Tuesday, August 12, 2008

Equal Treatment Under the Law

A friend of mine retired from a career with the Utah Highway Patrol a couple of years ago. He has a number of interesting stories from his years with the Patrol. One of them occurred a number of years ago during the run up to a general election.

My friend was patrolling in an area near the Salt Lake Airport when he saw a vehicle towing a rather large trailer. It was well after dark, but the trailer sported none of the lights that are required by law. The trailer had some kind of large sign on it. Given the nature of the traffic, the trailer presented a public hazard, so my friend pulled the driver over.

As he walked from his patrol car to the towing vehicle, my friend saw that the sign was a political sign for one of the candidates for governor. He greeted the driver and asked if he was aware that his trailer lacked the legally required lights. The well-dressed distinguished looking man in his mid 50s admitted that he was aware of this, but said he was in a pinch where he was unable to remedy the lighting problem prior to transporting the trailer.

My friend treated the man respectfully and took his license and registration back to his patrol car for normal checks. Everything checked out, so my friend wrote the man a ticket for his infraction. When he returned to the man’s vehicle, the fellow became rather upset about the ticket.

The driver looked at my friend and sputtered incredulously, “Why, don’t you know who I am?!” My friend looked at the man’s license. He honestly had no clue who the fellow was, other than from the information on his license. None of that rang a bell. But it seemed quite obvious that the fellow felt that he was someone of significant importance.

My friend was chagrined that this man would attempt to use his position of authority — whatever it may be — as leverage to prevent a police officer from performing his duty. Nevertheless, my friend worked to maintain a pleasant and calm demeanor. In answer to the man’s question, my friend honestly stated, “No, sir, I do not.”

The man’s mouth opened in astonishment. He started to say something, but then obviously thought better of it. He looked angrily at my friend and spat out the words, “Fine. Just give me the ticket then.” After my friend tore off the recipient copy and handed it to the man, the guy muttered, “I’ll get this taken care of myself.” He then drove off in a huff.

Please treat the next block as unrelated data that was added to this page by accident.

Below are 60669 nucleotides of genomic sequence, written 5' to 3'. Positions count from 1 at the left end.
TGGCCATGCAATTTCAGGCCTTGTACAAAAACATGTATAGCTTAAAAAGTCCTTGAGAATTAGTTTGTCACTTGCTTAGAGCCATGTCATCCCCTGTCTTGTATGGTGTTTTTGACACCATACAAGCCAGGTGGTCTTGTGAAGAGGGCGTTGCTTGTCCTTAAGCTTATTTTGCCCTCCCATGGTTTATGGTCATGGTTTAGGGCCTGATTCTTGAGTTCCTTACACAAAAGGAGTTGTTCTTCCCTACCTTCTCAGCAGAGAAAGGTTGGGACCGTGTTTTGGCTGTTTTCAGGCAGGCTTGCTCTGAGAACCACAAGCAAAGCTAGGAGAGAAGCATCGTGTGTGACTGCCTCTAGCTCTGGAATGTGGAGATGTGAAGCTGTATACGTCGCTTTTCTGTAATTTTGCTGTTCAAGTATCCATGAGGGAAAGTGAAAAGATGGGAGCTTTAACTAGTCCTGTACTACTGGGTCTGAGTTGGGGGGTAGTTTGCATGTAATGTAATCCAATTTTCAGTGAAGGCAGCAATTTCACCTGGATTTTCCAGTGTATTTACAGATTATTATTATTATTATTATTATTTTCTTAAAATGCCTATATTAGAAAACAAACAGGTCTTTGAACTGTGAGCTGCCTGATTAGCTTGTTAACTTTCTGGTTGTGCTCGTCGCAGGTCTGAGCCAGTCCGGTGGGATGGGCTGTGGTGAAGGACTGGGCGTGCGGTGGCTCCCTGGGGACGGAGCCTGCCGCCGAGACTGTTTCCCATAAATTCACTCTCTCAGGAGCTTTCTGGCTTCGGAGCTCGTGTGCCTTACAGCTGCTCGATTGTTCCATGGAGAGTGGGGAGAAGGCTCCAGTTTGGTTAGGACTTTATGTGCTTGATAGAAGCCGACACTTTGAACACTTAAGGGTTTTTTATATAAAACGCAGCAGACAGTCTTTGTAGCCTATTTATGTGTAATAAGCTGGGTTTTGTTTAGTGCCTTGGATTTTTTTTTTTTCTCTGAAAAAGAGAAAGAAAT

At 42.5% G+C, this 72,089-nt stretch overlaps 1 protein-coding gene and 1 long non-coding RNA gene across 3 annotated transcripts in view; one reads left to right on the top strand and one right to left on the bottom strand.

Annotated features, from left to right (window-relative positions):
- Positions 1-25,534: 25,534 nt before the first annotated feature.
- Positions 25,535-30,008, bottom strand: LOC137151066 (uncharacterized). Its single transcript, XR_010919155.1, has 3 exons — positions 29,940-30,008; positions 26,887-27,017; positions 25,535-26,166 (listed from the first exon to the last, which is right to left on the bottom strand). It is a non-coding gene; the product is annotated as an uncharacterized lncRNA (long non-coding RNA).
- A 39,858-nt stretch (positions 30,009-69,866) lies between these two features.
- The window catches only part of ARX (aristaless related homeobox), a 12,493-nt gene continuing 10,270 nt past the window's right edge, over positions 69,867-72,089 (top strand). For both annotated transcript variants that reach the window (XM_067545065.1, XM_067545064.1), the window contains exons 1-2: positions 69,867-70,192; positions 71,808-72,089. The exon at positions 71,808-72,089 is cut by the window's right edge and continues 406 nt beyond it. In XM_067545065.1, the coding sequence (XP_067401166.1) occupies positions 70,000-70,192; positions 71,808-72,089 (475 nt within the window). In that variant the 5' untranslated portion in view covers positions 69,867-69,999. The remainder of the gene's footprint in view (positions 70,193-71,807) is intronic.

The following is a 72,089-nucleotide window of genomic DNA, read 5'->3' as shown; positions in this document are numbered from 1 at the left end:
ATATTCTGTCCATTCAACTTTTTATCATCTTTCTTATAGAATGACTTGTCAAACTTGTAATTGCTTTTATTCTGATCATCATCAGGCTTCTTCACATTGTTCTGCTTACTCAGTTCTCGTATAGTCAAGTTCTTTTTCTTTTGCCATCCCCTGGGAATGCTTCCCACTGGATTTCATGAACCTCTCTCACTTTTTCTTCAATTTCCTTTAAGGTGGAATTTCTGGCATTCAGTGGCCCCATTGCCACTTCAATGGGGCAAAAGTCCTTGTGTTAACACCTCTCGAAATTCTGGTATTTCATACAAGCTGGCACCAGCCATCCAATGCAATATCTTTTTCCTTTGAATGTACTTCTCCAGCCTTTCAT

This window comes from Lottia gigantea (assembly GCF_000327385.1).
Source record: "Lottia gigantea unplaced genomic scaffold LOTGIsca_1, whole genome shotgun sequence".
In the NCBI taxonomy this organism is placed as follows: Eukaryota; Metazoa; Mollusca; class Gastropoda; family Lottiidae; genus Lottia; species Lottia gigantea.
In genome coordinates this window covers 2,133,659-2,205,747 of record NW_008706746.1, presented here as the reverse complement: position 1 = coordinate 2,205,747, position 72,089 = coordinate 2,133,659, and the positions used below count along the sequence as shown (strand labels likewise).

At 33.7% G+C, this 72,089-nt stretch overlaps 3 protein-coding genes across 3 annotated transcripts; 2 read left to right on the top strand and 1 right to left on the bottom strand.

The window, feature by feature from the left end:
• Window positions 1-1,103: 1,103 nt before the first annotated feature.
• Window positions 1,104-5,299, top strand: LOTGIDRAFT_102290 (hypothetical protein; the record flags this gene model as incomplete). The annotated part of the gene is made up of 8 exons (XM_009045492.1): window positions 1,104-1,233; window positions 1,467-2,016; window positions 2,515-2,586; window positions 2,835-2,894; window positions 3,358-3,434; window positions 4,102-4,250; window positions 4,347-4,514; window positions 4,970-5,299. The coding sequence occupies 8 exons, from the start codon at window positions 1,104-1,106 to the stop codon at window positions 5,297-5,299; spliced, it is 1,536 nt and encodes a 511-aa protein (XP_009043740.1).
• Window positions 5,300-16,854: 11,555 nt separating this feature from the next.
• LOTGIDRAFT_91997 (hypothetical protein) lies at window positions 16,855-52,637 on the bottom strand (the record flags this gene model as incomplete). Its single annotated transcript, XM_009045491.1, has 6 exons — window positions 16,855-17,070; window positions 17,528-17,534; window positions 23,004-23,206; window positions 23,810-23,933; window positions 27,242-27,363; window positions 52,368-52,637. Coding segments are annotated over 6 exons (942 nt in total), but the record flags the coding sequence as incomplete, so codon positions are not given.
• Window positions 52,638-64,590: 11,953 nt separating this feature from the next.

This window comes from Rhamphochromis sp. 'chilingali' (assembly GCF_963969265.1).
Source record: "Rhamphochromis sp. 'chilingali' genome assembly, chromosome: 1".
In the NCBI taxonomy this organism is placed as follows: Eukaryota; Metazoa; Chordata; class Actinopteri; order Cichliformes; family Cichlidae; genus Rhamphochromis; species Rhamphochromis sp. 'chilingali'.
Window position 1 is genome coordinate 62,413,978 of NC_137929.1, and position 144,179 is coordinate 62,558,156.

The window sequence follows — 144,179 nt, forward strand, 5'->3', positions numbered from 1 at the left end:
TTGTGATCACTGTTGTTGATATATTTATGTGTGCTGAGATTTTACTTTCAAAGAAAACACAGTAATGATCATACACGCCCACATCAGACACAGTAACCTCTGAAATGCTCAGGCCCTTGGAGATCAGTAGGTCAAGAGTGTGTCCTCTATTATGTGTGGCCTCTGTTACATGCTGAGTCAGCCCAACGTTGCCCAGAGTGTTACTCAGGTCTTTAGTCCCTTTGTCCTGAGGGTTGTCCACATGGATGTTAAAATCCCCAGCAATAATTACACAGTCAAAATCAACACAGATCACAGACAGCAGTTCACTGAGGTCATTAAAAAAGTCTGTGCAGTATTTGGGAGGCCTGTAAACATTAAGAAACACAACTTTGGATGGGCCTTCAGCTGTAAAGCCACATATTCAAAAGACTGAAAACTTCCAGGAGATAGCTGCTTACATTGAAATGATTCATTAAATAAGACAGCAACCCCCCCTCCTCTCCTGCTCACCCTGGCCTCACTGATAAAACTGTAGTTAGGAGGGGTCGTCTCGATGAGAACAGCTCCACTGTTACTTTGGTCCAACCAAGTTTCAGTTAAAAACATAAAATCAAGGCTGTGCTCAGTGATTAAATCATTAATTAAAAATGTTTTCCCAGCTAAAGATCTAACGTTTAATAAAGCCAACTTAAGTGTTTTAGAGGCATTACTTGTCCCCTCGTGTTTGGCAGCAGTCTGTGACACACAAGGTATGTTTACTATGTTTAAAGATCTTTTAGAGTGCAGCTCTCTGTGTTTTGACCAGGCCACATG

I contrast that event with an experience I had when I was 18 years old. I was riding in a car that was northbound on I-15 in the south part of the Salt Lake Valley. Our driver was an off-duty Utah Highway Patrol officer, who happened to have a little bit of a lead foot. Lights flashed in the rearview mirror and we were pulled over by a Highway Patrol officer. We were all surprised, because we were only exceeding the speed limit by about eight miles per hour.

I noticed that when our driver handed over his license and registration he was very careful to make sure that his law enforcement badge in his wallet remained concealed. After he received a warning and was on his way, one of the riders asked our driver why he was so careful about his badge in that instance. Couldn’t he have gotten off easier if he had allowed the officer to see his badge?

Our driver replied that if he got pulled over he should be treated just like any other citizen. He said that it would be an abuse of the public’s trust to attempt to use his position as a law enforcement officer to influence the outcome of a traffic stop or to get any personal favor.

I find it instructive that a lowly police officer had much more respect for the rule of law than did the politician. The former believed in equal treatment under the law. The latter did not. Perhaps this is simply because a significant characteristic of politics is the production and giving of special favors — purposefully treating people unequal, always in the name of doing good, of course.

I don’t know about you, but I felt that our driver in the second example demonstrated the kind of character to which we all should aspire, while the politician in the first story illustrates the ignoble elements of human nature that we would do well to shun.


Tim Malone said...

Your observation is well made. Sometimes character seems to escape those who seek after office as the pinnacle of success and influence. I'll take character over the giving and receiving of favors any day. I enjoyed your well written essay. Thanks for sharing.

Anonymous said...

If I had been the officer pulling over the politician and he said "Don't you know who I am?" I probably would have answered "Yes, sir, I do. That's why you're getting the ticket."

Anonymous said...

I'm impressed with your officer friend - it would be very easy for him to want to display his badge to minimize the consequences of his lead foot.

Sadly, the politician does not surprise me - "it is the nature of almost all men, as soon as they get a little authority, as they suppose, {to take advantage of that authority}." (Doctrine and Covenants 121:39)